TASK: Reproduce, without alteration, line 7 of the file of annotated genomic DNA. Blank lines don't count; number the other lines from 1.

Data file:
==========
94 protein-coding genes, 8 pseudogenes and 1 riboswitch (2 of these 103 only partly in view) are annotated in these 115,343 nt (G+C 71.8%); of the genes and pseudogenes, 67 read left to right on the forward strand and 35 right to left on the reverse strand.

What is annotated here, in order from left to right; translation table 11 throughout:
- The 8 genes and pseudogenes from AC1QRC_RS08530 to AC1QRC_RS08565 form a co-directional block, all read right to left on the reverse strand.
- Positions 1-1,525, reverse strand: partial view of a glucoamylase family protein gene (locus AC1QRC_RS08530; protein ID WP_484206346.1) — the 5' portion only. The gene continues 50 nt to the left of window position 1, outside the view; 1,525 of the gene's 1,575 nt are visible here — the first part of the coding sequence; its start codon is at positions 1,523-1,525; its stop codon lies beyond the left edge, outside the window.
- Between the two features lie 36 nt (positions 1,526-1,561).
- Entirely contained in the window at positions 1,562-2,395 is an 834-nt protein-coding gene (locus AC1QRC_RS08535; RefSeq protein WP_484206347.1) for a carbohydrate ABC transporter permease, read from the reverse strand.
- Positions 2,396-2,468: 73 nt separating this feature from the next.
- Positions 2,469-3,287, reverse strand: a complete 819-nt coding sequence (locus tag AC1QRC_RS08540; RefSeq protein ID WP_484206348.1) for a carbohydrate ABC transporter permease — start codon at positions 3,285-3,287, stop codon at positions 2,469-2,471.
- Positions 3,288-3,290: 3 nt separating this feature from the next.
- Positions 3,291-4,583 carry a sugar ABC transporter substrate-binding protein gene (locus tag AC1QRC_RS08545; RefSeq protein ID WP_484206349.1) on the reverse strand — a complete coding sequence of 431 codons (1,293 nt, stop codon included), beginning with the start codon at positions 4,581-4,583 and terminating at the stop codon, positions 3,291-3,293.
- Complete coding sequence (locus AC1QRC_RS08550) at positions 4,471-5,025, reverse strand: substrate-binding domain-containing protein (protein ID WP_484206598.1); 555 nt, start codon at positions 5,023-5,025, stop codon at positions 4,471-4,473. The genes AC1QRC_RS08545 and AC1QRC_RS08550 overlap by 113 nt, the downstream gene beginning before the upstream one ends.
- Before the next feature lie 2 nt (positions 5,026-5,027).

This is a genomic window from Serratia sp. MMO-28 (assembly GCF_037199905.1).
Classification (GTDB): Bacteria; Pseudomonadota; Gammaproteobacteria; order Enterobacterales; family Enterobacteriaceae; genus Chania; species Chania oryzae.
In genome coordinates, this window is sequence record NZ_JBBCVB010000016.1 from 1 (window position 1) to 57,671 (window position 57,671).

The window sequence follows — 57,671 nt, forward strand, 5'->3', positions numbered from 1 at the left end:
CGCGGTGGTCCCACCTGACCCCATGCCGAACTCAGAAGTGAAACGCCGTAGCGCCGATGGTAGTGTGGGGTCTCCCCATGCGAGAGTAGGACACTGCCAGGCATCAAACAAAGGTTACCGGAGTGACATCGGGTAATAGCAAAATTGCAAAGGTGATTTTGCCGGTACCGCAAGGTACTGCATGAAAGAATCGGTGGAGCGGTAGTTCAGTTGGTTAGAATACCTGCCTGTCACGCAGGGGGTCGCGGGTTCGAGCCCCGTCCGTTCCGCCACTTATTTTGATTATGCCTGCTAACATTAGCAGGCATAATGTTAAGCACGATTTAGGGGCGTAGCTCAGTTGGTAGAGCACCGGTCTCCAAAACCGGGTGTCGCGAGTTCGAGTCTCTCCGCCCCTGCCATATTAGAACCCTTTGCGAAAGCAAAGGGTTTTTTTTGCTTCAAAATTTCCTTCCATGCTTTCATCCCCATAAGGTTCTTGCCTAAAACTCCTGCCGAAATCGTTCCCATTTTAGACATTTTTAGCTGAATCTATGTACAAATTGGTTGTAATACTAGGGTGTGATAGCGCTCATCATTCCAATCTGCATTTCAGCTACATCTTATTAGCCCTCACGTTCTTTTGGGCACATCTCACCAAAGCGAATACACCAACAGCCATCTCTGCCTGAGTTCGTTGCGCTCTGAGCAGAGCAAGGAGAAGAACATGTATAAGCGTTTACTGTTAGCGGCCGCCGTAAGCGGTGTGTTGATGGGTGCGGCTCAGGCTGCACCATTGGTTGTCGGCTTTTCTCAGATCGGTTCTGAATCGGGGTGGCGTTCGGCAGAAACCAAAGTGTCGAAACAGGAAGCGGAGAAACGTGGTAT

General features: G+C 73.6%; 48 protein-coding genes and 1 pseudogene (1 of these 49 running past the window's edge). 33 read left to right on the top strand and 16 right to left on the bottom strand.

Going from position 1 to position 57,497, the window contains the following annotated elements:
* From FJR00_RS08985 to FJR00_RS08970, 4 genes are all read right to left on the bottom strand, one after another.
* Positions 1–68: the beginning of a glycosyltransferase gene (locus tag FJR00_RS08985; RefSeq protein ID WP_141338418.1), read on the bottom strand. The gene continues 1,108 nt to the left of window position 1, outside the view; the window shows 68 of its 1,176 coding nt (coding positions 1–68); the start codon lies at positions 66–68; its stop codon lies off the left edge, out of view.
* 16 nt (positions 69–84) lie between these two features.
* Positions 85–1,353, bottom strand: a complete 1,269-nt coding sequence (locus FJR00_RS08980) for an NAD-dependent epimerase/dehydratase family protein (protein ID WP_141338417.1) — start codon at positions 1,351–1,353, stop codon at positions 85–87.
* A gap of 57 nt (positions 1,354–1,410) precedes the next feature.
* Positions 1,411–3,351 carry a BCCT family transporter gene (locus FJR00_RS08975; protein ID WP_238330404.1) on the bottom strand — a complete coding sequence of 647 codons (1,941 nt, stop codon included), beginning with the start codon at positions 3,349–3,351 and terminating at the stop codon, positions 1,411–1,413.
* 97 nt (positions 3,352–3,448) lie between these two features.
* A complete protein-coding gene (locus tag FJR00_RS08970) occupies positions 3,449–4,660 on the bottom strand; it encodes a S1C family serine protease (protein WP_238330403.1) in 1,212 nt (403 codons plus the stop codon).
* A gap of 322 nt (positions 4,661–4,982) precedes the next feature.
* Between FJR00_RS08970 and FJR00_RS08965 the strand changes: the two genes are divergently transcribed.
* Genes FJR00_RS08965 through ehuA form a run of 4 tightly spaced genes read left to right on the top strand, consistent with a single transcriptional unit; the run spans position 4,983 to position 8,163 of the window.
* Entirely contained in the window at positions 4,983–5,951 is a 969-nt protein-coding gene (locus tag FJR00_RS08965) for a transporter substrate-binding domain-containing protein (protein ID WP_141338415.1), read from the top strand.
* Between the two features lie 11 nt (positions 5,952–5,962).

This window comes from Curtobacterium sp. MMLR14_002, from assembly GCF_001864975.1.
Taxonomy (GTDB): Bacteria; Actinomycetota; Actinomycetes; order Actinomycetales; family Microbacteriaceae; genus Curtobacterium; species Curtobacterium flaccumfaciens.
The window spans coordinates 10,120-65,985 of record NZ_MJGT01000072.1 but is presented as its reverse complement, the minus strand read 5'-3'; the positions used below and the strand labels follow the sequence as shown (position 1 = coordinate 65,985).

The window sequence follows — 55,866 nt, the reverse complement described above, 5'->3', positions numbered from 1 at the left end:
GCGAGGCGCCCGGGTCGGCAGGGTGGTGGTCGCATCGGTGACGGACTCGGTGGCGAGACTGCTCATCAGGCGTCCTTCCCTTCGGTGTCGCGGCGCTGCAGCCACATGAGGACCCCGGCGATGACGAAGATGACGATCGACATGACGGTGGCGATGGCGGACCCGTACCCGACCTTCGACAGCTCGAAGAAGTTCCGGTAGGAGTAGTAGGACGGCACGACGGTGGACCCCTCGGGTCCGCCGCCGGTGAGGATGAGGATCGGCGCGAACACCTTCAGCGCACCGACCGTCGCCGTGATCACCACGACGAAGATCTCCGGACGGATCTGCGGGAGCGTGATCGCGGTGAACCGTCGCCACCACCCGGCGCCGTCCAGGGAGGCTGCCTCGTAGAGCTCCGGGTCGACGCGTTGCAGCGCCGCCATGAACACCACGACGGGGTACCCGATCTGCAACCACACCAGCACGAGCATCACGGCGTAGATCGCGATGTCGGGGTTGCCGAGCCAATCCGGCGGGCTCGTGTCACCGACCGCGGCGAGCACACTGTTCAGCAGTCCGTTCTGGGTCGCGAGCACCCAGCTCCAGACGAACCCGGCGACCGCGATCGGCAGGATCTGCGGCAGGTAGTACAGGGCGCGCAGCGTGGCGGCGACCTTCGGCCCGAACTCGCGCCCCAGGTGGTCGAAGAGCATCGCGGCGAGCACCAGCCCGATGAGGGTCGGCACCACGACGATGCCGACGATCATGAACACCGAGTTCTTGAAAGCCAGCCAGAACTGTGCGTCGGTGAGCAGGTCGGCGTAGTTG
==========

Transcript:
- Positions 2,396-2,468: 73 nt separating this feature from the next.